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3 Stellar Pieces Of Heart-Health Advice, From Top mbg Experts

Abby Moore
Editorial Operations Manager By Abby Moore
Editorial Operations Manager
Abby Moore is an editorial operations manager at mindbodygreen. She earned a B.A. in Journalism from The University of Texas at Austin and has previously written for Tribeza magazine.
Woman Meditating

While heart health should be a priority year-round, the month of February seems to place special emphasis on this vital organ. With American Heart Month, and of course Valentine's Day, we've been reminiscing about the best heart-health advice mbg has gleaned from experts. Here are three we can't stop thinking about: 

1. Eat more fruits and veggies. 

This advice is certainly not new, but it still holds up. While most diets are focused on taking foods away, bariatric surgeon Garth Davis, M.D., is all about what we should be adding to our plates.

"I think [the healthiest diet is] heavy in vegetables and fruits, and it's heavy in starches, too," Davis said during a mindbodygreen podcast episode. Eating this way helped Davis lower his cholesterol, his calcium heart score (aka the buildup of calcium deposits on the arteries), and his overall risk for developing heart disease. 

To add more satiety to these plant-based dishes, Davis incorporates protein and fiber-packed seed and legumes, nuts, and even sourdough bread, into his diet. 

This is not to say certain animal-based foods can't be heart-healthy or that everyone should be following a plant-based, vegan diet. In fact, fatty fish (think salmon or tuna) are a good source of omega-3 fatty acids, which have been shown to have cardioprotective effects

Davis is simply stating that meat-eaters, pescatarians, and vegans alike can all benefit from adding more nutrient-dense fruits and vegetables to their daily diets.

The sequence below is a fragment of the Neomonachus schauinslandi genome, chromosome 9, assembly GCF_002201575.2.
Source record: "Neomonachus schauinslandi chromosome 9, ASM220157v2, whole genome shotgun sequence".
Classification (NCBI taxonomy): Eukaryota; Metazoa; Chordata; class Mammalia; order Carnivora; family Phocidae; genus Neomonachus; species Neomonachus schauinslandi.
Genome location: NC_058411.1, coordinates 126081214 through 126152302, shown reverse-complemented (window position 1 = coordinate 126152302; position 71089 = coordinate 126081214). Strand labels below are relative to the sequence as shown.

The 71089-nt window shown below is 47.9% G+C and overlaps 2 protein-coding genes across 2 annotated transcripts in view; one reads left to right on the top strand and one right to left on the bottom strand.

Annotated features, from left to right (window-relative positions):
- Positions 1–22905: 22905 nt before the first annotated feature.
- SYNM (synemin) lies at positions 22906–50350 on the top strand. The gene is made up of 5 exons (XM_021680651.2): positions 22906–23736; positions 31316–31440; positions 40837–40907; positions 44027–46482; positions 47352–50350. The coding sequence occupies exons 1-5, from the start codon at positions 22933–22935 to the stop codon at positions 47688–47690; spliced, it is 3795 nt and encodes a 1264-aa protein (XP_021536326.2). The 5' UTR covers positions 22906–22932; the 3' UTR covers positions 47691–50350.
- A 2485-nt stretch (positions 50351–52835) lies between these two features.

2. Spend time meditating or praying.

According to clinical neuroscientist psychiatrist Daniel Amen, M.D., heart health and mental health are more connected than people may think. "In fact, people with depression, anxiety, bipolar disorder, and schizophrenia are more likely to develop cardiovascular diseases, even at young ages," Amen previously wrote for mbg.

Meaning, taking care of our hearts goes beyond diet and exercise—it also requires us to give serious attention and care to our mental health. One way to do that is by meditating or praying for 10 to 20 minutes every day, Amen suggests. "In 2017, the American Heart Association suggested that 'meditation may be considered as an adjunct to guideline-directed cardiovascular risk reduction,'" he cited.

Not sure where to begin? Here: five tried-and-true tips to deepen your meditation practice.

3. Promote good circulation.

The heart is in charge of pumping blood and oxygen throughout the body, also known as circulation. While this natural process may seem beyond our control, there are various lifestyle choices that can enhance healthy blood circulation.

"Increasing your blood flow can help you feel energized and increase physical and mental performance, and yoga can be a simple, effective tool for increasing your circulation," registered yoga teacher Claire Grieve once told mbg. These five juicy poses are a great starting point.

You can also lie on your back with your legs up the wall. This move, which helps blood flow in the opposite direction, is especially helpful after a long day of sitting or standing.

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